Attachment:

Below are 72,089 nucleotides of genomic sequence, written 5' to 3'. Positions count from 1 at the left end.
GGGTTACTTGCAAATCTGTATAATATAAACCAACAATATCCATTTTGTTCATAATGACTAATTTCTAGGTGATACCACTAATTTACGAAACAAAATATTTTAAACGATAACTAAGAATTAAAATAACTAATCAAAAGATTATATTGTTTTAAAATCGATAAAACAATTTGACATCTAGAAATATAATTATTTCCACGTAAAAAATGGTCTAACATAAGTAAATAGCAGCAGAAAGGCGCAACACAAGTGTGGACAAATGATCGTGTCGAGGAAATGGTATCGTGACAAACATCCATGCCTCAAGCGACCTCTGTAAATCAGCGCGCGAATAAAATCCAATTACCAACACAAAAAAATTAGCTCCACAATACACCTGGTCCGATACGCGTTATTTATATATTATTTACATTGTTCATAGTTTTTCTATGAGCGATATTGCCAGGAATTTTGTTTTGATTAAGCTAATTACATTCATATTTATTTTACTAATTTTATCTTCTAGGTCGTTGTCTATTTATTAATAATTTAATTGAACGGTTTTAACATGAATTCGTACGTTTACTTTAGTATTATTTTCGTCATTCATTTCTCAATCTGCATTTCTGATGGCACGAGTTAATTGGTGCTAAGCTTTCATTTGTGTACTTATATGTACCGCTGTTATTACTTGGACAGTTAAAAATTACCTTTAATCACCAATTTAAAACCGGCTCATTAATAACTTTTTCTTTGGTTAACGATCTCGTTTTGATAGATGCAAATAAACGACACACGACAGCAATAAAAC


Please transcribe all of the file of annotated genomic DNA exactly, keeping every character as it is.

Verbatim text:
Below are 72,089 nucleotides of genomic sequence, written 5' to 3'. Positions count from 1 at the left end.
GGGTTACTTGCAAATCTGTATAATATAAACCAACAATATCCATTTTGTTCATAATGACTAATTTCTAGGTGATACCACTAATTTACGAAACAAAATATTTTAAACGATAACTAAGAATTAAAATAACTAATCAAAAGATTATATTGTTTTAAAATCGATAAAACAATTTGACATCTAGAAATATAATTATTTCCACGTAAAAAATGGTCTAACATAAGTAAATAGCAGCAGAAAGGCGCAACACAAGTGTGGACAAATGATCGTGTCGAGGAAATGGTATCGTGACAAACATCCATGCCTCAAGCGACCTCTGTAAATCAGCGCGCGAATAAAATCCAATTACCAACACAAAAAAATTAGCTCCACAATACACCTGGTCCGATACGCGTTATTTATATATTATTTACATTGTTCATAGTTTTTCTATGAGCGATATTGCCAGGAATTTTGTTTTGATTAAGCTAATTACATTCATATTTATTTTACTAATTTTATCTTCTAGGTCGTTGTCTATTTATTAATAATTTAATTGAACGGTTTTAACATGAATTCGTACGTTTACTTTAGTATTATTTTCGTCATTCATTTCTCAATCTGCATTTCTGATGGCACGAGTTAATTGGTGCTAAGCTTTCATTTGTGTACTTATATGTACCGCTGTTATTACTTGGACAGTTAAAAATTACCTTTAATCACCAATTTAAAACCGGCTCATTAATAACTTTTTCTTTGGTTAACGATCTCGTTTTGATAGATGCAAATAAACGACACACGACAGCAATAAAAC